In this extract from the full article, Archie Frederick Collins' wireless telephone is somewhat prematurely heralded as the perfect adjunct for automobile travelers, for it would be many decades before this type of phone actually became readily available to the general public. Collins eventually ran into legal problems and would spend a year in prison for stock manipulation -- see John D. Jenkins' A. Frederick Collins ... Genius or Fraud? for more details.
Modern Electrics, August, 1908, page 151:
The Collins Wireless Telephone.
BY WILLIAM DUBILIER,
Assistant to Mr. Collins.
[I]n fact, wireless telephony will enter a field entirely its own, in addition to being an aggressive competitor of the present telegraph and telephone system on land.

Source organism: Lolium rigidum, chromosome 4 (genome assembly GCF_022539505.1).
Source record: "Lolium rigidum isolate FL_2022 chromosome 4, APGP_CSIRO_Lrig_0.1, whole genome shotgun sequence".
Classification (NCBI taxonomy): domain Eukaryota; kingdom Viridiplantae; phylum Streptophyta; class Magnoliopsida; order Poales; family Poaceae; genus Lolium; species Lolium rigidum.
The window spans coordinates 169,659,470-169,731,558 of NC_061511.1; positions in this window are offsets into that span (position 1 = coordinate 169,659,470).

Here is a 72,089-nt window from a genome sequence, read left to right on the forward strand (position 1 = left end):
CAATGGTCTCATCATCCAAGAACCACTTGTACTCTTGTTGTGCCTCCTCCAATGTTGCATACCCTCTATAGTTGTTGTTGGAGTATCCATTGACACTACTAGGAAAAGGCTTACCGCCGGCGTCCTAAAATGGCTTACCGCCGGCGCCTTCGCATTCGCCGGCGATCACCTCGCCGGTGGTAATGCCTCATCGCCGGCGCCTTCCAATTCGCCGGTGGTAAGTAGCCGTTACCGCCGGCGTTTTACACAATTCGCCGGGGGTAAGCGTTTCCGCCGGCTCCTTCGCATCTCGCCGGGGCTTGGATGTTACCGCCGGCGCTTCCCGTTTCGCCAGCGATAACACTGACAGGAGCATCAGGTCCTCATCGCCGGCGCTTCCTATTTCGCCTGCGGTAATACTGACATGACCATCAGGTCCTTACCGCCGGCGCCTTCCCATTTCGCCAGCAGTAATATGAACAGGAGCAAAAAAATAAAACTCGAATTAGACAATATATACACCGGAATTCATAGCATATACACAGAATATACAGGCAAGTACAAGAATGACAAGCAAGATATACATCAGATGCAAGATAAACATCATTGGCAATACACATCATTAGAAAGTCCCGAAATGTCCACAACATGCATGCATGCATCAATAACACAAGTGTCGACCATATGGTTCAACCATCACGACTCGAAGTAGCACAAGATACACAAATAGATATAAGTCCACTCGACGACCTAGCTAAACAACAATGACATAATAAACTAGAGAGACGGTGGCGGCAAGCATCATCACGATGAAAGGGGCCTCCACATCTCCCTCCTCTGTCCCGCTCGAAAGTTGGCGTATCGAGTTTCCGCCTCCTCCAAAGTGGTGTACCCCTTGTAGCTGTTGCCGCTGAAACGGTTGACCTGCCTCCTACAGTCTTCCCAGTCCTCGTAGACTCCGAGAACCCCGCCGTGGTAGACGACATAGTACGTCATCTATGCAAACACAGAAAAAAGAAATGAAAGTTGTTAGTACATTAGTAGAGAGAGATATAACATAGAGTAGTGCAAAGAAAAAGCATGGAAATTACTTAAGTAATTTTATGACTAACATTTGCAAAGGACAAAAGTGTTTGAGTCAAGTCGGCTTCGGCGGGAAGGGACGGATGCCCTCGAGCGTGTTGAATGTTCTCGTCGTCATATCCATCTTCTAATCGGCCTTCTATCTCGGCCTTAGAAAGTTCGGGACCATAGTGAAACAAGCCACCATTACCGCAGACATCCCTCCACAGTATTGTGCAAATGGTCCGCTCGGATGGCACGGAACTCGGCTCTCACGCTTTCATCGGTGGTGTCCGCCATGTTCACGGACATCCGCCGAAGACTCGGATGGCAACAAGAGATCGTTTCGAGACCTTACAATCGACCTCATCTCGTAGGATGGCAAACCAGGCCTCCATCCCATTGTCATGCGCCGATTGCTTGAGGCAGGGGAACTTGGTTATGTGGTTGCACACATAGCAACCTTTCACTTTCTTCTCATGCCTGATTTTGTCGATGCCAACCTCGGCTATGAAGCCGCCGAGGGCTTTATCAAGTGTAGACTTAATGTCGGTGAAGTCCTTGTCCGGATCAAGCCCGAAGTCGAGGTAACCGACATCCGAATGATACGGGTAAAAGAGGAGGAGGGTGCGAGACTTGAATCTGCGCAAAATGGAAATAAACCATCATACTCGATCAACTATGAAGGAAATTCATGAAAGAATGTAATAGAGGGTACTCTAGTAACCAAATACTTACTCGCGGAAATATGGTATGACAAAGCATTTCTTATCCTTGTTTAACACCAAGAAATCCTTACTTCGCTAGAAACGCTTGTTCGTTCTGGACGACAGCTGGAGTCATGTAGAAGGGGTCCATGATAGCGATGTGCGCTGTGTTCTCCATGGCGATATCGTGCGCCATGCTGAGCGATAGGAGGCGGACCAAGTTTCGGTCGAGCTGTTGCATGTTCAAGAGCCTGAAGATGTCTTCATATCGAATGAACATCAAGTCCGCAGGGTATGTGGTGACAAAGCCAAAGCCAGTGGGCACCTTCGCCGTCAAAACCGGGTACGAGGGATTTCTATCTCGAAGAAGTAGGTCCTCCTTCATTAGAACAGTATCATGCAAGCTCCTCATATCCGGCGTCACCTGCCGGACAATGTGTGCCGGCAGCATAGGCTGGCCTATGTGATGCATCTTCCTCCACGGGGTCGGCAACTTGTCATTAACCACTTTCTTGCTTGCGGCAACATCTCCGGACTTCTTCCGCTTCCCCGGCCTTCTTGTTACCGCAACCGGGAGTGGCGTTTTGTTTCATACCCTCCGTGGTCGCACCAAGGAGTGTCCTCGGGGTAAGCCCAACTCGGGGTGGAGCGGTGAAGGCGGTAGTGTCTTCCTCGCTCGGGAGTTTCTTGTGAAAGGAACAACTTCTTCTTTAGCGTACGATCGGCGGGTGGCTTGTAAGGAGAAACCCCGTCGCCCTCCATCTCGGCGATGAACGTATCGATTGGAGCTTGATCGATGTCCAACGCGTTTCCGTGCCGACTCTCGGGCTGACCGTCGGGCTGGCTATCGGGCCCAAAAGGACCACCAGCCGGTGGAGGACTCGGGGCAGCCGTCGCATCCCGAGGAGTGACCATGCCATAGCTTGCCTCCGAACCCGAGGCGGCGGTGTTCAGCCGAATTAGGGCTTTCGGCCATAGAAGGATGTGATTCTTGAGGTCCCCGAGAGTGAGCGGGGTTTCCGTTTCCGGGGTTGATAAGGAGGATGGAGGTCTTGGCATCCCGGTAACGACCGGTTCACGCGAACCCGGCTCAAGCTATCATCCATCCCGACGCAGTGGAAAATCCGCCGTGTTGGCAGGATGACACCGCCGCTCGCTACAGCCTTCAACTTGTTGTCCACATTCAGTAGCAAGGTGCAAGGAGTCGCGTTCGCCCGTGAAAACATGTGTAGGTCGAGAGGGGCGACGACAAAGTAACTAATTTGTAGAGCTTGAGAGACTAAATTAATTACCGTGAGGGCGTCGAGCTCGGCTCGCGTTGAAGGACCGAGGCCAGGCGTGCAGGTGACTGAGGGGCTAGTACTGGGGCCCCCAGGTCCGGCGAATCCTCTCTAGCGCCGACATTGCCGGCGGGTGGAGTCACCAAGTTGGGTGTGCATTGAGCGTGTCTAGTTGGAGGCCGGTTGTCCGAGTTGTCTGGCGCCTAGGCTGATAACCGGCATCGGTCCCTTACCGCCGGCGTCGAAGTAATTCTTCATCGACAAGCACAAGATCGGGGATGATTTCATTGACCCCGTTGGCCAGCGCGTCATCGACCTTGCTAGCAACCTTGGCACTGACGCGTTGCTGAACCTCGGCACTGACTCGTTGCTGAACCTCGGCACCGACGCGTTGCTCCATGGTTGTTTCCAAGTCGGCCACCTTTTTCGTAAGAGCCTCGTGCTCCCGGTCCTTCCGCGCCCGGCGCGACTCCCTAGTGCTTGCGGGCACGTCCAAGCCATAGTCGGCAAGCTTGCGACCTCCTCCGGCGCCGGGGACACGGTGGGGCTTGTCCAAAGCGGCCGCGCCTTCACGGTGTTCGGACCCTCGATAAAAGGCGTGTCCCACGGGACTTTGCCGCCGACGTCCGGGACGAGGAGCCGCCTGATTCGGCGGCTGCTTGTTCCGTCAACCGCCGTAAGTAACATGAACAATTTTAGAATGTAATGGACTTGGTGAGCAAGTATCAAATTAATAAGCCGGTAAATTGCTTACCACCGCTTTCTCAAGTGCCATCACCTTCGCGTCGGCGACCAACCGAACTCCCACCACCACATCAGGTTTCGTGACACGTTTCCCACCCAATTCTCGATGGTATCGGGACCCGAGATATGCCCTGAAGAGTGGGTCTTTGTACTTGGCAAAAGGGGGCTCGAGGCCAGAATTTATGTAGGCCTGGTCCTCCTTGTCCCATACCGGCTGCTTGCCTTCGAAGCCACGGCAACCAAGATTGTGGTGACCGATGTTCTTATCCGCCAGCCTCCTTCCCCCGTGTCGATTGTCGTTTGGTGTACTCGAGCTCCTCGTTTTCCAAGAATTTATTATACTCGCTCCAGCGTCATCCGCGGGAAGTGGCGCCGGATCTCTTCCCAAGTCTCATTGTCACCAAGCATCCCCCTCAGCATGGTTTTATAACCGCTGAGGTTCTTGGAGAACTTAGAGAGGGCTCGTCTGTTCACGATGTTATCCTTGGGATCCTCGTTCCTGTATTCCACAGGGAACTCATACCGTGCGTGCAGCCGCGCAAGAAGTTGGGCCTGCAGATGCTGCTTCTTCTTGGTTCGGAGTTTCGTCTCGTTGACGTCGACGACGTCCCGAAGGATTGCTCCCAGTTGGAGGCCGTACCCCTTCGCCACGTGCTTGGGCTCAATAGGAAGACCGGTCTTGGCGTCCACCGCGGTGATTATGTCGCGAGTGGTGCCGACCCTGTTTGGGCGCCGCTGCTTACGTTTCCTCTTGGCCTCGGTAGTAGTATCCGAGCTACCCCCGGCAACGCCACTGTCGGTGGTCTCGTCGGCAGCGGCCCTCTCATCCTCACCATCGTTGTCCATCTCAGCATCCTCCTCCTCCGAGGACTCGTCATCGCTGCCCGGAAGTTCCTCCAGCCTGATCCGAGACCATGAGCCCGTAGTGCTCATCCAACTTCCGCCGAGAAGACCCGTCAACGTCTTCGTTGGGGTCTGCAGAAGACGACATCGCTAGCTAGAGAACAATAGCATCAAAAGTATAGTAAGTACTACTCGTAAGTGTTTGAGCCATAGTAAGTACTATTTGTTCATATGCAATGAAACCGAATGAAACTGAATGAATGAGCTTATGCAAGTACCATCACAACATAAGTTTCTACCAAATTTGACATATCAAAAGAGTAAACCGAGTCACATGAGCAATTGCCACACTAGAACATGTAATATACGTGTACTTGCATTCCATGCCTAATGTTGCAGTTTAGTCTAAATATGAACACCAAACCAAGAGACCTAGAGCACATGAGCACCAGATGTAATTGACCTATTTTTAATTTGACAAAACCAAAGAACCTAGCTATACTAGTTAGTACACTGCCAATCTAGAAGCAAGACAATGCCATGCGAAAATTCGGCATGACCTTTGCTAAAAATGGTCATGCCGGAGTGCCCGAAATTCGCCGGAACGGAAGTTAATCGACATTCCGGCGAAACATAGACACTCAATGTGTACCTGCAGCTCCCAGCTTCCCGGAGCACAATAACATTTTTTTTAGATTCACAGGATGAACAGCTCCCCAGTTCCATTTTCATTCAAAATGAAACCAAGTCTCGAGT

It will enter a new field by making it possible to telephone from automobiles to the garage when help is needed. There are thousands of automobiles in the United States, and, while touring the country in a powerful car is a delightful pastime, a breakdown several miles from a garage or other repair shop is not conducive to pleasure. Often some member of the party finds it his lot to walk to a house for supplies, while the rest of the party, patiently or otherwise, usually the latter, await his return.
Mr. Collins proposes to eliminate this decidedly adverse feature of automobiling by employing the wireless telephone. Consequently every garage or shop will be equipped with the wireless telephone, as they are now with the tire pump and ignition plugs, and this latter day telephone will always be set up ready for use. Likewise, every auto will be provided with a portable wireless telephone. Then in the event of the inevitable accident the 'phone can be taken out, set up ready for use and communication established with the nearest garage, and an auto with men and needful mechanism sent post-haste to the scene to repair it.